• Hodges J.S.
      • DiAngelis A.J.
      • et al.
      OPT Study
      Treatment of periodontal disease and the risk of preterm birth.
      Surprisingly, this randomized trial has found a higher rate of stillbirths/spontaneous abortions in the control, nontreatment group.
      To shed light on this discrepancy and determine whether treatment of periodontal disease during pregnancy has the potential of reducing PTB or LBW incidence, we conducted a metaanalysis of all up-to-date randomized controlled trials.

      Materials and methods

      Identification of randomized studies

      Two independent investigators (D. M. and S. T.) searched the Cochrane Central Trials Registry, Web of Science, and Medline without year and language restriction. The last search was updated in January 2008. Results were compared and a consensus was reached with the involvement of a third investigator (I. P. P.). We used the following searching algorithm: (periodontal disease or periodontitis or gingivitis) and (preterm labor or PTB or premature rupture of membranes or PROM or LBW). In addition, we tried to identify any previous systematic reviews of randomized trials in this field. We reviewed the references of all eligible trials. Cross-searches were performed in Medline using the names of investigators who were lead authors in at least 1 eligible trial.
      Finally, the last 5-year volumes of 3 journals were hand-searched for potentially eligible articles.

      Eligibility criteria

      We considered eligible all randomized controlled studies comparing periodontal treatment with scaling and/or root planing vs no treatment or prophylaxis in pregnant women with periodontal disease. Trials were considered eligible if they included pregnant women with documented periodontal disease (periodontitis or gingivitis) as defined by the International Workshop for a Classification of Periodontal Diseases and Conditions in 1999.
      1999 International Workshop for a Classification of Periodontal Diseases and Conditions.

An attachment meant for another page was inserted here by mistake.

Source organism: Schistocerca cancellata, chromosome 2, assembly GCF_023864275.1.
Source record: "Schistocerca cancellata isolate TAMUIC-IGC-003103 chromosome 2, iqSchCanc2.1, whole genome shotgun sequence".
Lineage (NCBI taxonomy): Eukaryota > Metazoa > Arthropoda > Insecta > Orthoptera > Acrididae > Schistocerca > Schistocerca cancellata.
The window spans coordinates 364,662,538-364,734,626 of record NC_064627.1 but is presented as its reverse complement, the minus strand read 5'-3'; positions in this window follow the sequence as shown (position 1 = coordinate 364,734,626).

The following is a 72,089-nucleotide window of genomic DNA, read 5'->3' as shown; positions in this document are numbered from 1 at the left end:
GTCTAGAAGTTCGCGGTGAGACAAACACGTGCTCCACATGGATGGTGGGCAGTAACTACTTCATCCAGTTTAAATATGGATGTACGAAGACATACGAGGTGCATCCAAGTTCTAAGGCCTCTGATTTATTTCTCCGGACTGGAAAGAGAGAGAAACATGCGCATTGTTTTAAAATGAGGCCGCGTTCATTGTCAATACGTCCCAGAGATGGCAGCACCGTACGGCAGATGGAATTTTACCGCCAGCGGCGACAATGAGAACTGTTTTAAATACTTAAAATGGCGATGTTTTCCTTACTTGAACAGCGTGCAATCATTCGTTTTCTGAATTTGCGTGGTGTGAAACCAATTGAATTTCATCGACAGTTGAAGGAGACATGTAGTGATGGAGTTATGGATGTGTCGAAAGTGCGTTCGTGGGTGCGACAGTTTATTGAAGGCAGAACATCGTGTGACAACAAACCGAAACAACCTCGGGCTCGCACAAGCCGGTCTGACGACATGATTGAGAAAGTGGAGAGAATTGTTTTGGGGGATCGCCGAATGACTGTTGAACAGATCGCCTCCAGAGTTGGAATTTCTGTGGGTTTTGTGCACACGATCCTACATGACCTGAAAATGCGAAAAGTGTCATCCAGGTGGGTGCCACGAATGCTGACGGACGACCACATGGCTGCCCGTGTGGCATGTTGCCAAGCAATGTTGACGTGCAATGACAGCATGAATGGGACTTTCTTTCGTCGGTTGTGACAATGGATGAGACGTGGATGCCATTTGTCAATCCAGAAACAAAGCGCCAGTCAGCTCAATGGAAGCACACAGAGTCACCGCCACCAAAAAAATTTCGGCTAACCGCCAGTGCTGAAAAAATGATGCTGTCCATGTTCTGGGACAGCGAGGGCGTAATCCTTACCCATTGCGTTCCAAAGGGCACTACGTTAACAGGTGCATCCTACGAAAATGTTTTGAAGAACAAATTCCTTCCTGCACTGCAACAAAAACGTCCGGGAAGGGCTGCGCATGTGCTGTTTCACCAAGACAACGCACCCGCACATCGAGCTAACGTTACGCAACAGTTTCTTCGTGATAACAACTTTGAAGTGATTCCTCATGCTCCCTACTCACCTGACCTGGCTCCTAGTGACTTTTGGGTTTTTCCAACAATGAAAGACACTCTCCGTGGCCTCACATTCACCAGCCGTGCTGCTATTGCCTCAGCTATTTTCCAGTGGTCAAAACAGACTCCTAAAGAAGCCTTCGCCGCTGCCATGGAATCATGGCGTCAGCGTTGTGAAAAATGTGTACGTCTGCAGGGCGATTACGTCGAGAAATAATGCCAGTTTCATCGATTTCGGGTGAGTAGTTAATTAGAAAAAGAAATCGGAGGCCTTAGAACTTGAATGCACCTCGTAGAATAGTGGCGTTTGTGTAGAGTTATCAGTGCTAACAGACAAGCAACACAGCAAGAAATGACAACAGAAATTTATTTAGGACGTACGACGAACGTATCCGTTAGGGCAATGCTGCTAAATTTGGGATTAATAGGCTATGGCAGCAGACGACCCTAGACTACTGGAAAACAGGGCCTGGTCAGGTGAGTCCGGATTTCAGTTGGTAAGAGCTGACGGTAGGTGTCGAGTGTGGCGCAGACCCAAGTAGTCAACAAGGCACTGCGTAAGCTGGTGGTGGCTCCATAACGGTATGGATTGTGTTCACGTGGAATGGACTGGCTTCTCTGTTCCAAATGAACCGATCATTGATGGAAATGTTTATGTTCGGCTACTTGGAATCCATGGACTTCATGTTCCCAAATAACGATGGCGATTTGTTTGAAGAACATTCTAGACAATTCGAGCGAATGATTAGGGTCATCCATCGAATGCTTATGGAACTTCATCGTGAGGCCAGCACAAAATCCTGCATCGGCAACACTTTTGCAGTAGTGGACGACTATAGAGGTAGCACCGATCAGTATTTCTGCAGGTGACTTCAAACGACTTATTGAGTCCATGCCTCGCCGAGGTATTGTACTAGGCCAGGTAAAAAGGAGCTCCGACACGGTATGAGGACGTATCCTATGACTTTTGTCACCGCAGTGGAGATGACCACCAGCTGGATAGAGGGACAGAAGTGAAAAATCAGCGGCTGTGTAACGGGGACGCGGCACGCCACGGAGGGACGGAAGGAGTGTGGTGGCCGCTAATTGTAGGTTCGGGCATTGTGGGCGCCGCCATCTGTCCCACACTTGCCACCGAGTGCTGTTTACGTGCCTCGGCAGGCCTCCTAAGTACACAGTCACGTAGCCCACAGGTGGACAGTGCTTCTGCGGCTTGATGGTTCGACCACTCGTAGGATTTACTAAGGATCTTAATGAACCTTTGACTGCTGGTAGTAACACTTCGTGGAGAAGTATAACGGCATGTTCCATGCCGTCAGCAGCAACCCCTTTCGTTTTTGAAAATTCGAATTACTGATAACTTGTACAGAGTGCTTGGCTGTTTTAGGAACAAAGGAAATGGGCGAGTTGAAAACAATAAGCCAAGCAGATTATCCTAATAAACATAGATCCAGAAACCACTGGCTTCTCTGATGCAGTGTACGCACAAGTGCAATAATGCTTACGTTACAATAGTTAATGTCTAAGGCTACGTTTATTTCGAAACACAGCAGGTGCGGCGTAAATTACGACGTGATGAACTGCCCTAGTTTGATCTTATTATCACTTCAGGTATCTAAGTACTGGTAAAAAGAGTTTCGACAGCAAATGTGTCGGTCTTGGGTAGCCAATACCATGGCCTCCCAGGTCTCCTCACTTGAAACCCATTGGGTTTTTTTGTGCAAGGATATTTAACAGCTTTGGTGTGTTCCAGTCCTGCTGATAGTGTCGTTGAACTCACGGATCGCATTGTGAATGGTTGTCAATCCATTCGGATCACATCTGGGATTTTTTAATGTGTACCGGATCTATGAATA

Trials were considered eligible regardless of the depth and severity of periodontal disease.
      For trials that, according to their protocol, had included arms with patients receiving concomitant treatment (eg, antibiotics), we focused on the eligible patient subgroups.
      We finally excluded single-arm studies, nonrandomized and pseudorandomized trials, and trials published in meeting abstracts.

      Data extraction and outcomes

      Data were extracted by N. P. P. and I. P. P. From each eligible trial we recorded for both arms the following items: authors' names, journal and year of publication, country of origin, gestational age at enrollment, number of patients randomized and eligible per arm, number of live births, and patients' inclusion criteria. Baseline characteristics at enrollment that could affect PTB rates included mean age, parity, education level, smoking and history of vaginosis during ongoing pregnancy, and history of PTB (< 37 weeks; Table 1). Periodontal status was determined prior to treatment by recording the number of natural teeth, bleeding on probing site (BOP), probing depth (PD), and clinical attachment loss (CAL; Table 2).
      TABLE 1Maternal baseline characteristics from trials included in the analysis
      IDStudyTreatmentTotal no. of patientsPatients followed upLive birthsGestational age (wks)Age mean (y)Nulliparous (%)Previous PTB/LBW (%)< 12 y education (%)Smoking (%)Vaginosis (%)Country
      1López et al
      • López N.J.
      • Smith P.C.
      • Gutierrez J.
      Periodontal therapy may reduce the risk of preterm low birth weight in women with periodontal disease: a randomized controlled trial.
      Yes200176168< 212821.474.333.425.725.1Chile
      2002No20019619027257.440.823.417
      2Jeffcoat et al
      • Jeffcoat M.K.
      • Hauth J.C.
      • Geurs N.C.
      • et al.
      Periodontal disease and preterm birth: results of a pilot intervention study.
      Yes123123123< 2522.819.14.1
      History of preterm birth < 35 weeks.
      NA1324.4US
      2003No12312312322.219.44.9
      History of preterm birth < 35 weeks.
      NA12.223.6
      3López et al
      • López N.J.
      • Da Silva I.
      • Ipinza J.
      • Gutiérrez J.
      Periodontal therapy reduces the rate of preterm low birth weight in women with pregnancy-associated gingivitis.
      Yes580570563< 2225.5435.803.4477.7614.4717.18Chile
      2005No29028628224.9833.457.4780.7817.4418.15
      4Michalowicz et al
      • Michalowicz B.S.
      • Hodges J.S.
      • DiAngelis A.J.
      • et al.
      OPT Study
      Treatment of periodontal disease and the risk of preterm birth.
      Yes413407402< 2126.125.912.576.31312US
      2006No41040539125.925.616.577.61312
      5Offenbacher et al
      • Offenbacher S.
      • Lin D.
      • Strauss R.